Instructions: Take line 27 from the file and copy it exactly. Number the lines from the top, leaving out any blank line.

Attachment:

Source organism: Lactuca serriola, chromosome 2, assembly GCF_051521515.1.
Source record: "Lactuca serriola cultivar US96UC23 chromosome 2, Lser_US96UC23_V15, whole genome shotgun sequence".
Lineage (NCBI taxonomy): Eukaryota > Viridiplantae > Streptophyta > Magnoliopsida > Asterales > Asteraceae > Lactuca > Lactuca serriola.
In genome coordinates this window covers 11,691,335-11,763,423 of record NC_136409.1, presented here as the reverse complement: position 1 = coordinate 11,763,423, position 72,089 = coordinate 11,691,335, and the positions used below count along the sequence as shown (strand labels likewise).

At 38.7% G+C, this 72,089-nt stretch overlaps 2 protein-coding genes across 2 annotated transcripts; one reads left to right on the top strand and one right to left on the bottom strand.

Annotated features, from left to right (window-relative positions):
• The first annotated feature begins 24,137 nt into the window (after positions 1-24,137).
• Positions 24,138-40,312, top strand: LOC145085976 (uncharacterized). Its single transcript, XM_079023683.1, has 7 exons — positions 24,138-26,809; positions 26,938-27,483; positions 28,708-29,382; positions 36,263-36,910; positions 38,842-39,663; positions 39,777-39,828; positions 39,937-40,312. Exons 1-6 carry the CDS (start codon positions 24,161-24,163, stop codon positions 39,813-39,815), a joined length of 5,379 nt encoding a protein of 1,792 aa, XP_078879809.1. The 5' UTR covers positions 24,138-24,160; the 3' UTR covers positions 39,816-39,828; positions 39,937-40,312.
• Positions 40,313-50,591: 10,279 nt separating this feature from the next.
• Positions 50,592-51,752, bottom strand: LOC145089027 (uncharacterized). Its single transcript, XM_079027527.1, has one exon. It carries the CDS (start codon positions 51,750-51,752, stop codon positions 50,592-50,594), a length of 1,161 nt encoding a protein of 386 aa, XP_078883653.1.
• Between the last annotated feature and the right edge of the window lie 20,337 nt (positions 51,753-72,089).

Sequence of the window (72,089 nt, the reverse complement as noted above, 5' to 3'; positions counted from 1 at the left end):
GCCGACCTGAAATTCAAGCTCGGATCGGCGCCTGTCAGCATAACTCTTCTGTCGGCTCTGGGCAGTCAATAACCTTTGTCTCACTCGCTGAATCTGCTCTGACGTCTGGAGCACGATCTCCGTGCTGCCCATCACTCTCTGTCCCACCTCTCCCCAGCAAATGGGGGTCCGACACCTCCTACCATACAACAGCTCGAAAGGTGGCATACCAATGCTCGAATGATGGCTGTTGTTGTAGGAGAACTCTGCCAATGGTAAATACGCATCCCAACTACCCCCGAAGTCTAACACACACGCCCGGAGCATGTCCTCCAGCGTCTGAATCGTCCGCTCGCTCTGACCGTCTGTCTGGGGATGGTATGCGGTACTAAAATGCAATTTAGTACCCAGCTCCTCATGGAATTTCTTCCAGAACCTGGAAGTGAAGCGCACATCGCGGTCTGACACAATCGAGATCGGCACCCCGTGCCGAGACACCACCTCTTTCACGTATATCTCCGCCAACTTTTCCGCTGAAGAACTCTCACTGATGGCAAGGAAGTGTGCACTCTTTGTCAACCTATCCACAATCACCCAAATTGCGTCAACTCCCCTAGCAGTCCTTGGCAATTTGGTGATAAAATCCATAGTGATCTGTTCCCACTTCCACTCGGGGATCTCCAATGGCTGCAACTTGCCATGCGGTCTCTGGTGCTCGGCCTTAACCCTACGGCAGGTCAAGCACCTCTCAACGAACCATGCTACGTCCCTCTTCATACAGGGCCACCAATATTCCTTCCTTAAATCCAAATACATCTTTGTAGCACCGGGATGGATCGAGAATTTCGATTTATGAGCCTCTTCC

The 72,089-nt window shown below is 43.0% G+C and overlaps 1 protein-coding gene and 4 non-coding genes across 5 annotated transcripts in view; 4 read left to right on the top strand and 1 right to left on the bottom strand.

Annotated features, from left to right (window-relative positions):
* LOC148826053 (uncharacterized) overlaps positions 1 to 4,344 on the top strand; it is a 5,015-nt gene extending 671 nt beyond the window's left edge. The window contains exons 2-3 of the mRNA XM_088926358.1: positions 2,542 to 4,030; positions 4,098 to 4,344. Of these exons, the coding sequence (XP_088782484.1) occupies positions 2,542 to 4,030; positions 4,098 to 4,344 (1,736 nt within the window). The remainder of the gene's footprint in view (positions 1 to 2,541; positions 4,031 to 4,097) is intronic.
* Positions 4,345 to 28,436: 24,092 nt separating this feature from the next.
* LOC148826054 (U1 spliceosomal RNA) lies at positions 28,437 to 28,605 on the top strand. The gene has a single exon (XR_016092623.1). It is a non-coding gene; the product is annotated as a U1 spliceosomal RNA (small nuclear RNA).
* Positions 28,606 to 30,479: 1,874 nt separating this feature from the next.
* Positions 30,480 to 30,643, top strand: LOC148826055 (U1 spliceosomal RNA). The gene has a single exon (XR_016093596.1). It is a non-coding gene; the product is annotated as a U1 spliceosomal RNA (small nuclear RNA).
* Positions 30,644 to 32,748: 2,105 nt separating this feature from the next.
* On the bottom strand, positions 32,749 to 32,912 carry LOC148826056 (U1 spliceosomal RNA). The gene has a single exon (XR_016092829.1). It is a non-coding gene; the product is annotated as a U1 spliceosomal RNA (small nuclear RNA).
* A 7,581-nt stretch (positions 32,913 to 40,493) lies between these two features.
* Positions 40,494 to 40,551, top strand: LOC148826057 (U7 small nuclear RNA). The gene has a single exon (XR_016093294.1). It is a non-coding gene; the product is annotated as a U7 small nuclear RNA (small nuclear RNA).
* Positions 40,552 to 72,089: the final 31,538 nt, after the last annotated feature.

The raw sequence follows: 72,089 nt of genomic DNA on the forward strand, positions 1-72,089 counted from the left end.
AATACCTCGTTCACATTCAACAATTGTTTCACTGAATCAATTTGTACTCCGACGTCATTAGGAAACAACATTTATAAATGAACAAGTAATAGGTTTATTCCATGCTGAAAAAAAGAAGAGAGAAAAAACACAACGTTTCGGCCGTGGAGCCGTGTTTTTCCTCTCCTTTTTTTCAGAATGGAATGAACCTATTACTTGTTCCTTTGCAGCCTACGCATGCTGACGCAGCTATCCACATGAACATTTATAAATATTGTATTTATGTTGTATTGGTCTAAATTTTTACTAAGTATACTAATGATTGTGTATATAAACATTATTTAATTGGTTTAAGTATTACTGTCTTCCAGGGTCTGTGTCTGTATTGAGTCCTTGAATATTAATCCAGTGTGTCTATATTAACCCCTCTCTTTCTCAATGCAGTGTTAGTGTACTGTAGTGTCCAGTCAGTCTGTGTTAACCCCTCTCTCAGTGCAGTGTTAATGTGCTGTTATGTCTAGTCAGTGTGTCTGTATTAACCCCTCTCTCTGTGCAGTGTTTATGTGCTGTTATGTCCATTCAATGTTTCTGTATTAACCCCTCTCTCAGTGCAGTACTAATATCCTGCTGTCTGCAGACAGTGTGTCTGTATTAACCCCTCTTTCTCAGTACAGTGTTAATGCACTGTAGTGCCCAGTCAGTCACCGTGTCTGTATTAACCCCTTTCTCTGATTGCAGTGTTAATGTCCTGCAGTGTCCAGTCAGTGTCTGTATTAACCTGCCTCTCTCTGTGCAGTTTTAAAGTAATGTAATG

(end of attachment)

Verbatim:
AATACCTCGTTCACATTCAACAATTGTTTCACTGAATCAATTTGTACTCCGACGTCATTAGGAAACAACATTTATAAATGAACAAGTAATAGGTTTATTCCATGCTGAAAAAAAGAAGAGAGAAAAAACACAACGTTTCGGCCGTGGAGCCGTGTTTTTCCTCTCCTTTTTTTCAGAATGGAATGAACCTATTACTTGTTCCTTTGCAGCCTACGCATGCTGACGCAGCTATCCACATGAACATTTATAAATATTGTATTTATGTTGTATTGGTCTAAATTTTTACTAAGTATACTAATGATTGTGTATATAAACATTATTTAATTGGTTTAAGTATTACTGTCTTCCAGGGTCTGTGTCTGTATTGAGTCCTTGAATATTAATCCAGTGTGTCTATATTAACCCCTCTCTTTCTCAATGCAGTGTTAGTGTACTGTAGTGTCCAGTCAGTCTGTGTTAACCCCTCTCTCAGTGCAGTGTTAATGTGCTGTTATGTCTAGTCAGTGTGTCTGTATTAACCCCTCTCTCTGTGCAGTGTTTATGTGCTGTTATGTCCATTCAATGTTTCTGTATTAACCCCTCTCTCAGTGCAGTACTAATATCCTGCTGTCTGCAGACAGTGTGTCTGTATTAACCCCTCTTTCTCAGTACAGTGTTAATGCACTGTAGTGCCCAGTCAGTCACCGTGTCTGTATTAACCCCTTTCTCTGATTGCAGTGTTAATGTCCTGCAGTGTCCAGTCAGTGTCTGTATTAACCTGCCTCTCTCTGTGCAGTTTTAAAGTAATGTAATG